Cultural variation has vital impact in moulding emotional, physical well-being
Washington DC/ USA, September 8: Positive emotions are often seen as critical aspects of healthy living, but a new research suggests that your emotional and health outcomes may vary by cultural context.
The findings showed that experiencing positive emotions is linked with better cardiovascular health in the US but not in Japan. The results suggested that experiencing frequent positive emotions was associated with healthy lipid profiles for American participants, but there was no evidence of such a link for Japanese participants.
“Our key finding is that positive emotions predict blood-lipid profiles differently across cultures,” said Jiah Yoo from the University of Wisconsin-Madison in Madison, U.S. “American adults who experience high levels of positive emotions, such as feeling ‘cheerful’ and ‘extremely happy’, are more likely to have healthy blood-lipid profiles, even after accounting for other factors such as age, gender, socioeconomic status, and chronic conditions. However, this was not true for Japanese adults,” Yoo added.
The researchers stated that the findings underscore the importance of cultural context for understanding links between emotion and health, something that has been largely ignored in the literature. Although some studies have examined cultural differences in links between positive emotions and healthy functioning, this work is novel in that it includes biological measures of health and large representative samples from both countries.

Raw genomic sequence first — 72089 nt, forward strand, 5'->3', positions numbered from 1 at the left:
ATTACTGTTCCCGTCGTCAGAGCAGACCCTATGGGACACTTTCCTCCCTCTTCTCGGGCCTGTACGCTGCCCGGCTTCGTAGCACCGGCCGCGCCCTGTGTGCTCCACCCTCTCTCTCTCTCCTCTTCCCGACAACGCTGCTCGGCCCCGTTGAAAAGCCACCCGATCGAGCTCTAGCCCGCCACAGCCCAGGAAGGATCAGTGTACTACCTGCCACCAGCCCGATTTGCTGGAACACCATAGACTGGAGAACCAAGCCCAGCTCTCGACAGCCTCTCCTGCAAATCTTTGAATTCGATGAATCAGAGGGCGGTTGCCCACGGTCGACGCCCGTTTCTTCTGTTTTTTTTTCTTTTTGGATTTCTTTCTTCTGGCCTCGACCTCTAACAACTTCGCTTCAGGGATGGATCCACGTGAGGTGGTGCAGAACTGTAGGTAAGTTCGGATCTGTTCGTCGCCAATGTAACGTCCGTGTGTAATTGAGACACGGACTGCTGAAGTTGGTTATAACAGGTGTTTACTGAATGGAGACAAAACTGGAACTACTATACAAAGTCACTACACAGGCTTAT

The fact that positive emotions are conceived of and valued differently across cultures, Yoo along with his colleagues analysed the health benefits in tandem with positive emotions might be specific to Western populations. “In American cultures, experiencing positive emotions is seen as desirable and is even encouraged via socialisation. But in East Asian cultures, people commonly view positive emotions as having dark sides – they are fleeting, may attract unnecessary attention from others and can be a distraction from focusing on important tasks,” Yoo explained.
The team designed a cross-cultural comparison, examining data from two large representative studies of adults: Midlife in the United States and Midlife in Japan, both funded by the National Institute on Aging.
The data included participants’ ratings of how frequently they felt 10 different positive emotions in the previous 30 days and measures of blood lipids, which provided objective data on participants’ heart health. Higher positive emotions were linked with lower BMI and, in turn, healthier lipid profiles among American participants, but not among Japanese participants.
“By demonstrating that the cultural variation in the connection between emotional well-being and physical well-being, our research has wide-ranging relevance among those who seek to promote well-being in the communities and the workplace, including clinicians, executives, and policy makers,” Yoo concluded.
The research appears in journal of Psychological Science.